Raggio was surrounded by a large throng of longtime friends and supporters during the evening, as well as political consultants who were monitoring the latest results, well before they appeared on the TV screens. All during the campaign it was feared that the predicted low voter turnout for the primary would impact Raggio more than his opponent. Many experts also reasoned that Angle would cut deeply into the female vote, an area where Raggio had run very strongly in the past. It was also felt that Angle had a very active and dedicated support group in the Ron Paul faction of the local Republican part — which again proved to be true.
As the precincts were identified it was clear that most of the votes from the northern portion of Raggio’s district were favoring Angle, while the southwestern precincts were solidly in the Raggio column. It was also learned that absentee and mail-in votes had given Raggio an edge which Angle was not able to erase.
One longtime Raggio confidante reminded the senator during the evening that it was almost 50 years to the day that Raggio had awaited election results during his first try at political office as Washoe County District Attorney in 1958. Since then, the senior senator has been in state government for nearly 40 years.
Lake Tahoe news
Recently a half page ad in the North Lake Tahoe Bonanza newspaper announced that the historic Stack enclave at Crystal Bay on Tahoe’s north shore had been put up for sale. The most striking part of the property is that it occupies 12 acres on the peninsula that juts out into the crystal waters that is also home to the fabled Cal-Neva Lodge.
The property was first developed by a James Stack, a nationally prominent advertising executive who listed Quaker Oats among his clients. The senior Stack was the father of two sons, Jim (the older) and Robert, who gained a great deal of fame as a movie actor.
When the Tahoe Raquet Club opened at nearby Incline Village in 1965, both of the Stack brothers were regular attendees at the summer sessions. To reciprocate they invited several of us over to their Crystal Bay property for libations and food. The most interesting thing about the Stack compound was that it was made up of a series of separate cabin-like structures that were tiered down the steep hillside. Each structure served as a separate room. One was the living room, one was the family room, one was the kitchen/dining room and several others were self-contained bedroom/bathrooms. The architecture reeked of old Tahoe and a long, steep path led down to the spacious beach and shoreline, complete with private pier and boat hoists.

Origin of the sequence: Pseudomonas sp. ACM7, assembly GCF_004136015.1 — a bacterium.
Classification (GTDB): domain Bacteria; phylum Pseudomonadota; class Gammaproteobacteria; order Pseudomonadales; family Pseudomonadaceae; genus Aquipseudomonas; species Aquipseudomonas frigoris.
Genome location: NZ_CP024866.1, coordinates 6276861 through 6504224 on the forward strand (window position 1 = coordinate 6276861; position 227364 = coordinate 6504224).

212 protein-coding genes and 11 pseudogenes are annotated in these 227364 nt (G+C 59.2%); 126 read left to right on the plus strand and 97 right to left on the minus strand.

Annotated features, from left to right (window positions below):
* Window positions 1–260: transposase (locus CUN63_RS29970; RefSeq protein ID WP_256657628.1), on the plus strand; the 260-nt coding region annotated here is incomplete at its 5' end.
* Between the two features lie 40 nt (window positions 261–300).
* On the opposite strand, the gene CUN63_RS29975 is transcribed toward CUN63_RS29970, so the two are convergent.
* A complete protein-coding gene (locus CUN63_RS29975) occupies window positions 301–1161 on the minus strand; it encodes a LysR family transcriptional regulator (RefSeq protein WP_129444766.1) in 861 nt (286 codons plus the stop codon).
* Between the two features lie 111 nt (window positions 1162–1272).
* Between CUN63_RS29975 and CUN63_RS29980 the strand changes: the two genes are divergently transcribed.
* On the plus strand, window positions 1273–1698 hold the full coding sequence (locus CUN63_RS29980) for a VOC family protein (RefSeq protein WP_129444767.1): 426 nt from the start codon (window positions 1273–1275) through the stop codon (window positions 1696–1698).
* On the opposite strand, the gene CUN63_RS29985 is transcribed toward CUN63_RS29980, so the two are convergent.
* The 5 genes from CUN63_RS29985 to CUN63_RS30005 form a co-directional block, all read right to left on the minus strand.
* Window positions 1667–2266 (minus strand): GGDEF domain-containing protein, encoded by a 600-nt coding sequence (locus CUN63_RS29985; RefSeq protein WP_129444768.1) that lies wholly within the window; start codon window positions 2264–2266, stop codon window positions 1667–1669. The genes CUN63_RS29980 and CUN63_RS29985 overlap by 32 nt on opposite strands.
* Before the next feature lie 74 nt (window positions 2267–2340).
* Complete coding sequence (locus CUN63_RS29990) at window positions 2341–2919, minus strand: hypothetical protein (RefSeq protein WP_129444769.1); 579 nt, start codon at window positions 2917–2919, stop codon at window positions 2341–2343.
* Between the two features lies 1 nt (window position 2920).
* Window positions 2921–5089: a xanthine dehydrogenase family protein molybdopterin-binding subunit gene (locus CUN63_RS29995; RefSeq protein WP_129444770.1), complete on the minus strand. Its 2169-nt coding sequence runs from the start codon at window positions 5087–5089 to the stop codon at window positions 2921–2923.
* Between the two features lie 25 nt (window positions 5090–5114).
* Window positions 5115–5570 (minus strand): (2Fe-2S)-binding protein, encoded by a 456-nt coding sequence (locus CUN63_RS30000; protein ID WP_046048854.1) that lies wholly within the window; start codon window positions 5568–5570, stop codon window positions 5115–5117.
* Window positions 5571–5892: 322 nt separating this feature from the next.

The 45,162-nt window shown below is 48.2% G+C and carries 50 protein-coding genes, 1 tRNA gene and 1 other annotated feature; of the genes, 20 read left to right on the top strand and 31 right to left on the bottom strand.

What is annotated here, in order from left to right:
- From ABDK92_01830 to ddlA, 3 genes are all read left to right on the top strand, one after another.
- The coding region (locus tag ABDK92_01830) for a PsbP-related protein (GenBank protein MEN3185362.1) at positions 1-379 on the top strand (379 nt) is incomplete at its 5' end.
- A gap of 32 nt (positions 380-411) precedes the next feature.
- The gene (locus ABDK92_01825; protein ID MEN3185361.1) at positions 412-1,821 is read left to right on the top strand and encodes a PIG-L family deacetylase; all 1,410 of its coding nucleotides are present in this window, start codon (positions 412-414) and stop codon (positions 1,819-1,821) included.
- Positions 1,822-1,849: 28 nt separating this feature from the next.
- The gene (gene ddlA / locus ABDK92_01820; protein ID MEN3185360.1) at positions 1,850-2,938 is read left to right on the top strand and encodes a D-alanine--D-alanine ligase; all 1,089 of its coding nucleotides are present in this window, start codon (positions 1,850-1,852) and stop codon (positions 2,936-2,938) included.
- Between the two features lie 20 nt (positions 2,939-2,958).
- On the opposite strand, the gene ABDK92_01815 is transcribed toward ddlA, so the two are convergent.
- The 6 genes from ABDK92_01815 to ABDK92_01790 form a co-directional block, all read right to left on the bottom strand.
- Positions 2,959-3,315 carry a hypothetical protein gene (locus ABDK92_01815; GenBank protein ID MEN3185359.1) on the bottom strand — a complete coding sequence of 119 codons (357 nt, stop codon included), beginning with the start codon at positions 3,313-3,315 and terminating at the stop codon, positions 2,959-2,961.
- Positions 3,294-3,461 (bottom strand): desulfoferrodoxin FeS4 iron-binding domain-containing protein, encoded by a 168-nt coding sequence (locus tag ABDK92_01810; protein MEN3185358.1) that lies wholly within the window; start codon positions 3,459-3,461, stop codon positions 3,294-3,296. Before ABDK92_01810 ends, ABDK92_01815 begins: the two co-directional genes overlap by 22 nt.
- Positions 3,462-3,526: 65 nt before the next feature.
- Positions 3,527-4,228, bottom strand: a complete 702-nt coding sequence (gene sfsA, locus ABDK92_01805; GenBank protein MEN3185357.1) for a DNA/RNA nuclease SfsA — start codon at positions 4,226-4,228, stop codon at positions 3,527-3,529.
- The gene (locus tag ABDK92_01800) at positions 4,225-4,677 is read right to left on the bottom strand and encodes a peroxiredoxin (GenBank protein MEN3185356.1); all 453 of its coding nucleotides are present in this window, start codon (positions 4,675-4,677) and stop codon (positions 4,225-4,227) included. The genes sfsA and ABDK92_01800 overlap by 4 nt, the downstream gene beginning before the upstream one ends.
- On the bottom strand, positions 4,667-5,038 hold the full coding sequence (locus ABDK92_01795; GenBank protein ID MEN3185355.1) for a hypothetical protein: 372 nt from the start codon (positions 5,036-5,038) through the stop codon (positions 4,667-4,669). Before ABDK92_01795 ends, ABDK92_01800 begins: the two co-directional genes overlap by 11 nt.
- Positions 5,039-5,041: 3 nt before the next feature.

In the recent ad no price was listed for the property but it was noted the 12 acres were zoned for other housing. There is a possibility it could become part of the Boulder Bay project, which is primed to reinvigorate Tahoe’s aging north shore area.
Many films that have been shot partially on location in the Reno area have pretty much defined the impression of the Biggest Little City for millions of people who have never been here. Flicks like “The Misfits” and the recent “Sister Act,” as well as Clint Eastwood’s “Pink Cadillac” have shown only snippets of the true character of the area.
Tuesday of this week a motion picture aired on the Turner Classic Movie channel that was literally shot 100 percent in Reno. The title was “Five Against the House” and it was released in 1955. It starred the red hot Kim Novak and Guy Madison, who were given strong support by Kerwin Matthews and a very young Brian Keith. From the opening scene, when the four principal male actors drove down Virginia Street under the Reno Arch (which currently resides on Lake Street) to the now gone Harolds Club pigeon hole parking garage (on the north side of the railroad tracks at Third Street )the city was well established as the site where the rest of the movie would take place. Although it was a black and white flick, the scenes shot on the University of Nevada, Reno campus were spectacular as they showed a pristine and spacious traditional college enclave.
The plot was fairly simple in that the quintet hatched a plan to rob Harolds, which was then the most famous gambling establishment in the world.
Interestingly enough one of the writers of “Five” was Stirling Silliphant, who would return here some 10 years later when two segments of the popular “Route 66” TV show were filmed in Reno and Squaw Valley. A good movie to catch if you want a riveting picture of what Reno was like in its heyday.
Harry Spencer is a freelance writer in Reno. His column about the past and present of northern Nevada appears weekly in the Tribune.
Editor’s note: Harry Spencer’s column is sometimes a mix of reporting and opinion. Opinions expressed in his column are his own and do not necessarily reflect those of the Tribune.